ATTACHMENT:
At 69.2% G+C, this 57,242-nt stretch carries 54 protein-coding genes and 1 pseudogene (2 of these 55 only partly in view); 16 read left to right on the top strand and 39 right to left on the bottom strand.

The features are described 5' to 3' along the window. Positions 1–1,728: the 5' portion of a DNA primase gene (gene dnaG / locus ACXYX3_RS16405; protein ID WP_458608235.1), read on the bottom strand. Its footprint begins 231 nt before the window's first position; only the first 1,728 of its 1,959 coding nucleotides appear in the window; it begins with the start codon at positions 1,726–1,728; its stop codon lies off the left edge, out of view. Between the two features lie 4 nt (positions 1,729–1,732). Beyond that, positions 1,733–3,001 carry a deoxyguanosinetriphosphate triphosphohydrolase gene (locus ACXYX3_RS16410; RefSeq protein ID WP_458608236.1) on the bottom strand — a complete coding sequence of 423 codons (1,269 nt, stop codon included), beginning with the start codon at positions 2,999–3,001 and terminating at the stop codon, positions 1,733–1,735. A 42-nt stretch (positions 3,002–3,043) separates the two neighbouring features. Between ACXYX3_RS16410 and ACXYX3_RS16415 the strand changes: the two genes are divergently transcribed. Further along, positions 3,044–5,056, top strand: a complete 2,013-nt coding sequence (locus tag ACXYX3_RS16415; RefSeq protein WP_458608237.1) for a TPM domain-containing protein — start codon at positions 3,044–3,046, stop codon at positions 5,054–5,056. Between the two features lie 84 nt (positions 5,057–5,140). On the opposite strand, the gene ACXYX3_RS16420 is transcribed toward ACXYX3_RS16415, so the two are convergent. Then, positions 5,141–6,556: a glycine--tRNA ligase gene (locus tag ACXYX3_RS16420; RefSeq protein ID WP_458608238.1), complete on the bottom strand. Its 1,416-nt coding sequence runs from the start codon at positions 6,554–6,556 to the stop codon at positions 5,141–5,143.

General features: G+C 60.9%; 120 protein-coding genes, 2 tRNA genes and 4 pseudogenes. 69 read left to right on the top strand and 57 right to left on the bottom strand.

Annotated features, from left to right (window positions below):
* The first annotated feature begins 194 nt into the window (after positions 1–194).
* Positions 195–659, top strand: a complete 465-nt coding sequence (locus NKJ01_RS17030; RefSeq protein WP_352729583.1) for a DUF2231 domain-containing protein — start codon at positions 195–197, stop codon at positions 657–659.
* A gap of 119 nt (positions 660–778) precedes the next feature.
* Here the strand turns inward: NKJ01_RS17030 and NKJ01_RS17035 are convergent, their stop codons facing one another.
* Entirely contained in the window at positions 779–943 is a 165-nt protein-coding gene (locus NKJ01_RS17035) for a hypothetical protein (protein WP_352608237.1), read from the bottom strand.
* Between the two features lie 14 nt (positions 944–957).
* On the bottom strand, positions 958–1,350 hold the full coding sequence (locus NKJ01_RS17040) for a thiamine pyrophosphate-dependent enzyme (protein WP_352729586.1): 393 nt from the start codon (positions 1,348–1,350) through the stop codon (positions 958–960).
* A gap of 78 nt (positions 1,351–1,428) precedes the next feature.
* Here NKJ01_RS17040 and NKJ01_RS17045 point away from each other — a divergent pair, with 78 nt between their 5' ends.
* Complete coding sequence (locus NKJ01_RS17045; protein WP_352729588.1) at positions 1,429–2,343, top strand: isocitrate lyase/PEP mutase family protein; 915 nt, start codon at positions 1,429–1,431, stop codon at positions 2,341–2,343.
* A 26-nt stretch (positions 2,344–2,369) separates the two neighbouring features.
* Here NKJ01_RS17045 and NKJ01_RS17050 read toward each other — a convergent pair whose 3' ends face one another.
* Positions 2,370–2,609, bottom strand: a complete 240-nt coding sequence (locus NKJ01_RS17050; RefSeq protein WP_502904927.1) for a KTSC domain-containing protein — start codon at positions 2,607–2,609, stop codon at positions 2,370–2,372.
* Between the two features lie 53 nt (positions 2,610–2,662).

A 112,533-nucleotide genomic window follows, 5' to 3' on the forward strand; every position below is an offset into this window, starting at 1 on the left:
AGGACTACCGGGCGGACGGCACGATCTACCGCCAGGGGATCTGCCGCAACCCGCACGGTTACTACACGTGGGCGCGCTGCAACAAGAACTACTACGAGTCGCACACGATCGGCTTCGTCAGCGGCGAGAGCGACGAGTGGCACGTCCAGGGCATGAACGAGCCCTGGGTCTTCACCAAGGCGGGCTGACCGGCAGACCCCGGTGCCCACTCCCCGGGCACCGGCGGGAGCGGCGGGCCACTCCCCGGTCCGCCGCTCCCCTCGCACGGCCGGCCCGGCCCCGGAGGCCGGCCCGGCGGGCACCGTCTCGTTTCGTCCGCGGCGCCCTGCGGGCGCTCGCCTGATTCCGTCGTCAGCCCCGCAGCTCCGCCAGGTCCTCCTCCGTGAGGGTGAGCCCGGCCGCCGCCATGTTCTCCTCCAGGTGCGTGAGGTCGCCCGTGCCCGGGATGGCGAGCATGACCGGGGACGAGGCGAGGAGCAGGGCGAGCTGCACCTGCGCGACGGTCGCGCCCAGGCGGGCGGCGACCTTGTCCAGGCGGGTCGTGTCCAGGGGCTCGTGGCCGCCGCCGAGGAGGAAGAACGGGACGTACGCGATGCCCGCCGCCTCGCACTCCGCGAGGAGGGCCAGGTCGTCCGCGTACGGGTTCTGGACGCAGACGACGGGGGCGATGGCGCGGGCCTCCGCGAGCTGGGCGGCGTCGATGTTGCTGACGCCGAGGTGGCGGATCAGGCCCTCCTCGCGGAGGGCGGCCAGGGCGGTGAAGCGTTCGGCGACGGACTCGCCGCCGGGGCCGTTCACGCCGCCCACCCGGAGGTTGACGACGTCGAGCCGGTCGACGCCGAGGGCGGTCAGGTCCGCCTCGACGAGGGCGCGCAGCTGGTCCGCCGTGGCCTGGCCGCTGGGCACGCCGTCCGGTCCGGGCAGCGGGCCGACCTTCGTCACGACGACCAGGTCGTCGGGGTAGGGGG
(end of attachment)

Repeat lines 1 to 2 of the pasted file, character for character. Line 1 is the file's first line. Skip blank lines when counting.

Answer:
At 69.2% G+C, this 57,242-nt stretch carries 54 protein-coding genes and 1 pseudogene (2 of these 55 only partly in view); 16 read left to right on the top strand and 39 right to left on the bottom strand.

The features are described 5' to 3' along the window. Positions 1–1,728: the 5' portion of a DNA primase gene (gene dnaG / locus ACXYX3_RS16405; protein ID WP_458608235.1), read on the bottom strand. Its footprint begins 231 nt before the window's first position; only the first 1,728 of its 1,959 coding nucleotides appear in the window; it begins with the start codon at positions 1,726–1,728; its stop codon lies off the left edge, out of view. Between the two features lie 4 nt (positions 1,729–1,732). Beyond that, positions 1,733–3,001 carry a deoxyguanosinetriphosphate triphosphohydrolase gene (locus ACXYX3_RS16410; RefSeq protein ID WP_458608236.1) on the bottom strand — a complete coding sequence of 423 codons (1,269 nt, stop codon included), beginning with the start codon at positions 2,999–3,001 and terminating at the stop codon, positions 1,733–1,735. A 42-nt stretch (positions 3,002–3,043) separates the two neighbouring features. Between ACXYX3_RS16410 and ACXYX3_RS16415 the strand changes: the two genes are divergently transcribed. Further along, positions 3,044–5,056, top strand: a complete 2,013-nt coding sequence (locus tag ACXYX3_RS16415; RefSeq protein WP_458608237.1) for a TPM domain-containing protein — start codon at positions 3,044–3,046, stop codon at positions 5,054–5,056. Between the two features lie 84 nt (positions 5,057–5,140). On the opposite strand, the gene ACXYX3_RS16420 is transcribed toward ACXYX3_RS16415, so the two are convergent. Then, positions 5,141–6,556: a glycine--tRNA ligase gene (locus tag ACXYX3_RS16420; RefSeq protein ID WP_458608238.1), complete on the bottom strand. Its 1,416-nt coding sequence runs from the start codon at positions 6,554–6,556 to the stop codon at positions 5,141–5,143.